Since the release of special counsel Robert Mueller's redacted report, several questions have been asked as to why certain things were not investigated, and key players were never interviewed, according to President Trump.
Isn’t it amazing that the people who were closest to me, by far, and knew the Campaign better than anyone, were never even called to testify before Mueller. The reason is that the 18 Angry Democrats knew they would all say ‘NO COLLUSION’ and only very good things!— Donald J. Trump (@realDonaldTrump) April 22, 2019
Perhaps the most glaring omission is Mueller's failure to consider that the infamous "Steele Dossier" - which used Kremlin sources - could have been Russian disinformation itself.
Asking that very question, the Wall Street Journal's Kimberly Strassel opines on this "stunning omission."
Politicians keep reminding us not to lose sight of special counsel Robert Mueller’s broader assignment: to investigate Russia’s interference in the 2016 election. If only someone had reminded Mr. Mueller.
One of the biggest failures of the Mueller probe concerns not what was in the final report, but what was not. Close readers will search in vain for any analysis of the central document in this affair: the infamous “dossier.” It’s a stunning omission, given the possibility that the Russians used that collection of reports to feed disinformation to U.S. intelligence agencies, sparking years of political maelstrom.
The dossier—compiled by former British spy Christopher Steele on behalf of Fusion GPS, an opposition-research firm working for the Hillary Clinton campaign and the Democratic National Committee—fed to the Federal Bureau of Investigation and the media the principal allegations of the “collusion” narrative. It claimed Paul Manafort was at the center of a “well-developed” Trump-Russia “conspiracy”; that Carter Page served as his intermediary, conducting secret meetings with a Kremlin official and the head of a state energy company; that Michael Cohen held a clandestine meeting in Prague with Vladimir Putin cronies; and that the Russians had compromising material on Donald Trump, making him vulnerable to blackmail. The dossier was clearly important to the FBI probe. Its wild claims made up a significant section of the FBI’s application for a secret surveillance warrant on Mr. Page.
The Mueller report exposes the dossier claims as pure fiction. Yet in describing the actions of the Trump campaign figures the FBI accused, the report assiduously avoids any mention of the dossier or its allegations. Mr. Mueller refers to Mr. Steele and his work largely in passing, as part of the report’s description of how former FBI Director James Comey informed Mr. Trump of the dossier’s existence. The dossier is blandly described several times as “unverified allegations compiled” by Mr. Steele.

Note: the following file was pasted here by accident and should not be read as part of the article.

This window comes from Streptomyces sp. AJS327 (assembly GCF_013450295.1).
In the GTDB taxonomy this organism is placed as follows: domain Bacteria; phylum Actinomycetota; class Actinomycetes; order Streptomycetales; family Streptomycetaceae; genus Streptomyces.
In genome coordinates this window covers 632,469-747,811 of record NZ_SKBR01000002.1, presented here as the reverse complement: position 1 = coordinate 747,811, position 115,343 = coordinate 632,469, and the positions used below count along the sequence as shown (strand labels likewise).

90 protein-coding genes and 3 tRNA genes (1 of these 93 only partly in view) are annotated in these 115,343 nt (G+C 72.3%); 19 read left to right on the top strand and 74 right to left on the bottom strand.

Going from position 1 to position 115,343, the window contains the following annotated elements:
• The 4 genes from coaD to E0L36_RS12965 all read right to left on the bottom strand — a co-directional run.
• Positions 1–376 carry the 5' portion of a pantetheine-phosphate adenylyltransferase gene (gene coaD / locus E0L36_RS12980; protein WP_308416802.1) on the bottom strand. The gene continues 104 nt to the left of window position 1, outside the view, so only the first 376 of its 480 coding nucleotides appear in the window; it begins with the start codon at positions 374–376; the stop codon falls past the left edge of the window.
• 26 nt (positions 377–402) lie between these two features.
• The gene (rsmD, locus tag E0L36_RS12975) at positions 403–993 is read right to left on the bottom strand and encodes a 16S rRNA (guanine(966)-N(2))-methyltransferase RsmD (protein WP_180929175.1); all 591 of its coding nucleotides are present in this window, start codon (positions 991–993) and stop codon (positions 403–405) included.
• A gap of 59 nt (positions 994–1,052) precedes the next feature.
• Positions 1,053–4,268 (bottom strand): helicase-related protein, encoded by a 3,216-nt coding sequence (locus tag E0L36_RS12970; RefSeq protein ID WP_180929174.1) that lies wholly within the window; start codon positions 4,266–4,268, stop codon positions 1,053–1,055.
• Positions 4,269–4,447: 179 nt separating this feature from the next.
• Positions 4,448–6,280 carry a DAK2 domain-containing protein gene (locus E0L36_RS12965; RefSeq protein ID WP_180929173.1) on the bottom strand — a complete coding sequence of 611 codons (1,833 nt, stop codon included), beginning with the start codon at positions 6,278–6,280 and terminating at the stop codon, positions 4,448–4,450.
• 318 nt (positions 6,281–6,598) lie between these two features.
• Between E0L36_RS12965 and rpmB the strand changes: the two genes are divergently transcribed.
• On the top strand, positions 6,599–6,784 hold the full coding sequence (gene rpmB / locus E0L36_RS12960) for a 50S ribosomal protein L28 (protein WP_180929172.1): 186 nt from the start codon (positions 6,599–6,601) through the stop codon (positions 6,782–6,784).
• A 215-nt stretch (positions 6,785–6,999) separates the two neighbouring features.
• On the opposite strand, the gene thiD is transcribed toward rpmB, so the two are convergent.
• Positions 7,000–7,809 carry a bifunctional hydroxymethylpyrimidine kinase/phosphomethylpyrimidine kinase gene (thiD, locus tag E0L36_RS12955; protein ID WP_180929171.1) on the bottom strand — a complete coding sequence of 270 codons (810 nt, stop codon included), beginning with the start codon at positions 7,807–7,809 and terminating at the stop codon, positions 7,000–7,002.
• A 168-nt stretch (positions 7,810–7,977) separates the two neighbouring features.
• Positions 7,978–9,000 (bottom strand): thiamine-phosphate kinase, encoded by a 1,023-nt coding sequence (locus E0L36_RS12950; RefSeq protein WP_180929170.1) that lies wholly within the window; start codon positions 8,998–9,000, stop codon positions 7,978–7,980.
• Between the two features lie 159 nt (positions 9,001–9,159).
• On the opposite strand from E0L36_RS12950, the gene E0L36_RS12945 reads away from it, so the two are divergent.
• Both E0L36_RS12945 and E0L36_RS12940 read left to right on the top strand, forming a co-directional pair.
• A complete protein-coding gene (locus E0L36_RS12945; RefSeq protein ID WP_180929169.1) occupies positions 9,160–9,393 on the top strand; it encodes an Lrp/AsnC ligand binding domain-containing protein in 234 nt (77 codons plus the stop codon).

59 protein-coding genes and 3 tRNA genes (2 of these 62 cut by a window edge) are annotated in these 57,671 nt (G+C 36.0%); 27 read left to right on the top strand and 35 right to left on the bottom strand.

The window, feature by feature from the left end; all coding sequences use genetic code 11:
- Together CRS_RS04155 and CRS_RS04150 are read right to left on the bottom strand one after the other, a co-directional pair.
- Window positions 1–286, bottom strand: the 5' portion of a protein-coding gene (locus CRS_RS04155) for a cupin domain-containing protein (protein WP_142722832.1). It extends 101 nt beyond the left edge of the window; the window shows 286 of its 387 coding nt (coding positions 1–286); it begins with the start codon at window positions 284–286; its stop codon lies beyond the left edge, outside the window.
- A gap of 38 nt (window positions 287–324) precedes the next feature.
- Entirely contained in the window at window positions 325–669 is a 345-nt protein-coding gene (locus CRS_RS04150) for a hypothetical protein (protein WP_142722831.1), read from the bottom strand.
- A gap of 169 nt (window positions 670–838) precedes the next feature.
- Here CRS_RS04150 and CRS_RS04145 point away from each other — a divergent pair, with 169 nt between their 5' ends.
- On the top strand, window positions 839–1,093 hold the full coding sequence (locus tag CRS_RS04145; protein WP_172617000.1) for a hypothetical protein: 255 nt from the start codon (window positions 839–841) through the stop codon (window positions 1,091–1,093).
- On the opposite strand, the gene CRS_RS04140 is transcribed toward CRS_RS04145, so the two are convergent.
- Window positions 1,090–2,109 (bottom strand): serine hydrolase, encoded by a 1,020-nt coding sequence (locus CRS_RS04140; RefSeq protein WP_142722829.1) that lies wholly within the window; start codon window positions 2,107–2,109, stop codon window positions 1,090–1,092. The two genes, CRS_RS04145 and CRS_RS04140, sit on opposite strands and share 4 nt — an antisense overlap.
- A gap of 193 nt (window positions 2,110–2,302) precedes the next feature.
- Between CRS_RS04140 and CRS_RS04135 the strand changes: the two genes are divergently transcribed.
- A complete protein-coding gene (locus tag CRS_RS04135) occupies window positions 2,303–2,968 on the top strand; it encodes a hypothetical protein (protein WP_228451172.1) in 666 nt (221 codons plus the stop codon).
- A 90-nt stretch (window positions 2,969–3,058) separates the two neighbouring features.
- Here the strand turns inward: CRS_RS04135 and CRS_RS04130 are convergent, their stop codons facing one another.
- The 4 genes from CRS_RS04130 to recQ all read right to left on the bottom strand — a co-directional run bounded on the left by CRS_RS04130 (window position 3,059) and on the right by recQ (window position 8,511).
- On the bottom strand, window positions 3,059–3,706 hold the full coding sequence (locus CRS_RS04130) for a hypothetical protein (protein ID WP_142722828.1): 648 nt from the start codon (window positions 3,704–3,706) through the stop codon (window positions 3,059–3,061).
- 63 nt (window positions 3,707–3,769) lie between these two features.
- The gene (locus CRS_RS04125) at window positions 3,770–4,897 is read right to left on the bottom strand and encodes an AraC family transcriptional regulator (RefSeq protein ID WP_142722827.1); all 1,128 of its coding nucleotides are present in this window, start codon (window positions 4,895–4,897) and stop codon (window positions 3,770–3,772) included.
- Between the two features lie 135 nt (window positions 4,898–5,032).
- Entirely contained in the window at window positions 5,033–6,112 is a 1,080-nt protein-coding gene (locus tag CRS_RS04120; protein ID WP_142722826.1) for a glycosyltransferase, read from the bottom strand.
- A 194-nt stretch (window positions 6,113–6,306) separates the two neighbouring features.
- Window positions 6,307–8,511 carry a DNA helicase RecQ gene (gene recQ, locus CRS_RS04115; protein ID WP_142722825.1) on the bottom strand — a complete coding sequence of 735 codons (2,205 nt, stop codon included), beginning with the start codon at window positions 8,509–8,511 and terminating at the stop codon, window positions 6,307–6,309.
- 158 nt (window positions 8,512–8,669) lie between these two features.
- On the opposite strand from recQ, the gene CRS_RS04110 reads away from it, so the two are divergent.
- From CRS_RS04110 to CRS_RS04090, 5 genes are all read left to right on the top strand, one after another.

Once Mr. Mueller established that the dossier was a pack of lies, he should have investigated how it gained such currency at the highest levels of the FBI. Yet his report makes clear he had no interest in plumbing the antics of the bureau, which he led from 2001-13. Instead, he went out of his way to avoid the dossier and give cover to the FBI.
The special counsel had another, more pressing reason to look at the dossier: It fell within his core mission. Since its publication by BuzzFeed in January 2017, we’ve learned enough about Mr. Steele and Fusion GPS to wonder if the Russians used the dossier for their own malign purposes.
In the first telling, Mr. Steele was described by friendly media as simply a “former Western intelligence official” with a history at Britain’s overseas intelligence service. It turns out he worked in Russia. Mr. Steele spent his first years of service under diplomatic cover in Moscow, later in Paris. And in 1999 he was among 117 British spies whose covers were publicly blown by a disgruntled ex-MI6 officer.
The former spy, known to the public and therefore to Russia, also became known for sending reports to the U.S. government. Last year former Obama State Department official Jonathan Winer explained that in 2009 he became friendly with the self-employed Mr. Steele, and starting as early as 2013 ensured that “more than 100 of Steele’s reports” on Russia topics were shared with the State Department. Given that the dossier is largely based on Russian sources, some supposedly connected to the Kremlin, did the Kremlin know about this arrangement and see an opportunity to spoon-feed the U.S. government disinformation?
We’ve also learned more about Mr. Steele’s and Fusion’s connections to Russians. Mr. Steele sent a series of emails to Justice Department employee Bruce Ohr in 2016 inquiring about the status of a visa for Oleg Deripaska, an oligarch with Kremlin ties. Fusion GPS was working alongside Natalia Veselnitskaya, the Russian lawyer who arranged the infamous meeting with Donald Trump Jr. in June 2016. Fusion was hired as part of a team to help Ms. Veselnitskaya undermine Bill Browder, the man behind the Magnitsky Act, a law that imposes sanctions on Russians for corruption and human-rights violations.
How did Mr. Mueller spend two years investigating every aspect of Russian interference—cyberhacking, social-media trolling, meetings with Trump officials—and not consider the possibility that the dossier was part of the Russian interference effort?
Justice Department Inspector General Michael Horowitz and Attorney General William Barr may answer some of the questions Mr. Mueller refused to touch. Thanks to the special counsel we know Republicans weren’t playing footsie with Russians. But thanks to BuzzFeed, we know that Democrats were. America deserves to know how far that interaction extended.
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